Failure By the end 1980s and through the 1990s a series of reports clearly showed that the pastoral sector experienced the greatest concentration of failed development projects in the world. For most herders neither productivity nor income improved. For most rangelands, the sustainable capacity to produce useful browse and graze was not enhanced. For most donor and lending agencies, anticipated financial rates of return were not achieved. Somewhere something had gone wrong Immediate consequences: 1) pastoralists exited the development agenda (20 years ago) 2) undermining of pastoral resource management patterns. REFERENCES: Sandford, 1983; Walshe et al., 1991; Waters-Bayer & Bayer, 1994; Scott, 1998; Harrison, 1987; Cernea, 1991; Bonfiglioli, 1992; Horowitz & Jokwar, 1992; de Haan, 1994; UNDP, 1994; Abdullah, 1995; FAO, 2001; Sivini, 2006
Neglect The high degree of failure induced Intl. Donors to downscale consistently investments and operations in pastoral areas (rather than readdressing them) This was compounded by SA Programs, with consistent retrenchment of public investments in marginal areas The Modernisation through Sedentarisation paradigm shifted to the Disaster and Emergency
The current large number of reiterated emergency interventions in pastoral areas stands as the best indicator of the failure of past development approaches (Humanitarian Food Assistance meeting on 16/6/2009)
BREAK INTO WORKING GROUPS
Working Groups Basically 4 groups debating on two main informing paradigms which proved wrong: -the cattle complex -the tragedy of the commons The two groups (one in defence, the other opposing) will be equipped with information and data to undertake their task (15) and then challenge each other in an open debate (10*2 groups)
BREAK BACK TO COMMON SESSION
New thinking I ECOLOGY Rangelands are resilient and biodiverse Overgrazing not a main problem Environmental degradation higher when mobility is hampered / people settle Extensive livestock production with lower ecological footprint Properly managed grasslands store approximately 34% of the global stock of CO2 – a service worth $7 per hectare. African and Asian grasslands have vast carbon sequestration potential. ECONOMY Economic relevance of pastoral production Proteins produced on pastoral lands represent an important factor of food security for rural and urban people, especially in Least Developed Countries The livestock sector represents 20% to 25% of agricultural GDP across Africa, and is mostly based in pastoral areas. However, national accounts are incomplete and tend to underestimate these contributions, due to informal and cross-border marketing.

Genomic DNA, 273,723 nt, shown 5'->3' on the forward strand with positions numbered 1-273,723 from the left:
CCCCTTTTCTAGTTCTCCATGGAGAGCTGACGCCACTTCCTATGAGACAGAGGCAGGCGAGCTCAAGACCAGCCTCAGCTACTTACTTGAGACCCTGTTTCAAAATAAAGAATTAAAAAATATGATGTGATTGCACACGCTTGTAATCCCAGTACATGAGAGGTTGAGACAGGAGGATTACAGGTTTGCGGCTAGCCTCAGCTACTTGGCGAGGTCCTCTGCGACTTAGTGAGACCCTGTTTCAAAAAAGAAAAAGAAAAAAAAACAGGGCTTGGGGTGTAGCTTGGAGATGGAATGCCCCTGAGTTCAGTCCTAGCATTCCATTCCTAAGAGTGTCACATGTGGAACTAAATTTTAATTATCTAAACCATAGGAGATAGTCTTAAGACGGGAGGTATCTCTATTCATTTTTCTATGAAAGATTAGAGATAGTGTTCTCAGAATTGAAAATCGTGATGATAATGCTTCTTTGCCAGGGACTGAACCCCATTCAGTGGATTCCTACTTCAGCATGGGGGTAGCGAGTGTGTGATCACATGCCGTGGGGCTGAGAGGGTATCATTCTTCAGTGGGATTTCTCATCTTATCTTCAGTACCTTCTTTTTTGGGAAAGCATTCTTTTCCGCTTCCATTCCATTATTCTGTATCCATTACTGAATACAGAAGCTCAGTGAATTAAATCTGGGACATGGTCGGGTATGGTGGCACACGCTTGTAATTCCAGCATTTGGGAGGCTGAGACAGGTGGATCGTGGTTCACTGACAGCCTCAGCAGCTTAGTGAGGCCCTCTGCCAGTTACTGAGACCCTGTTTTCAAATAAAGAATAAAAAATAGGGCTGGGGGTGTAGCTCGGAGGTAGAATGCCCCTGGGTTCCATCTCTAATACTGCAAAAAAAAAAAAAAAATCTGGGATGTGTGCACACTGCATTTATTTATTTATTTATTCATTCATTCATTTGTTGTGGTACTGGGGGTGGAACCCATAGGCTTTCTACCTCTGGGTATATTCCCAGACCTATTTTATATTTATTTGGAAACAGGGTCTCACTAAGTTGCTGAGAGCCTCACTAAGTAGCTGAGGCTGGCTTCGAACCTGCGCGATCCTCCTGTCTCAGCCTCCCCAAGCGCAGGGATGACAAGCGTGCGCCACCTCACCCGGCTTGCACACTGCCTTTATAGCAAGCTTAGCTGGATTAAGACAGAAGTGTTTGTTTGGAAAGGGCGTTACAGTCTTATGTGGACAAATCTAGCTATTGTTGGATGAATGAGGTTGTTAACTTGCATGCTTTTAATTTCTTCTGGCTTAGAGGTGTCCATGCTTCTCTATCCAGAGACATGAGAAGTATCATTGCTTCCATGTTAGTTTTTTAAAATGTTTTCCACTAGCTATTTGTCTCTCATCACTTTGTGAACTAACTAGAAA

New thinking II SOCIAL Pastoralism set to minimise survival risk for community members – rather than maximize individual profit GEOGRAPHY Pastoralism recognised as the best possible use of arid environments Pastoralism is not the intermediate development stage between mobile hunting and gathering on the one hand, and settled agriculture on the other – but rather the result of a process of specialisation in marginal ecosystems and a means of coping with a variable and unpredictable climate; These contributions are likely to become even more important in a Climate Change perspective, as pastoralists hold comparative better knowledge and skills to better tackle climatic variability.
Reverting cause - effect relationships Desertification: Culprits or victims ? Conflict: Land encroachment, frontiers, manipulation Famines: marginal lands, limited investments, misconceived policies, unfair markets CChange: doomed or better equipped*?
Operational implications Cost/benefit analysis -Political long term engagement High transaction costs -Importance of communities active involvement Mobile livelihoods -Innovative approaches of service delivery Access to resources -Governance matters Exposure to climate vagaries -LRRD and regional approach
RESHAPING LANDSCAPES triggers for change Population growth Livestock Revolution & fair market remuneration Climate Change Land grabs CDM and carbon finance mechanisms Good governance Political decentralization Regional dimension Effective civil society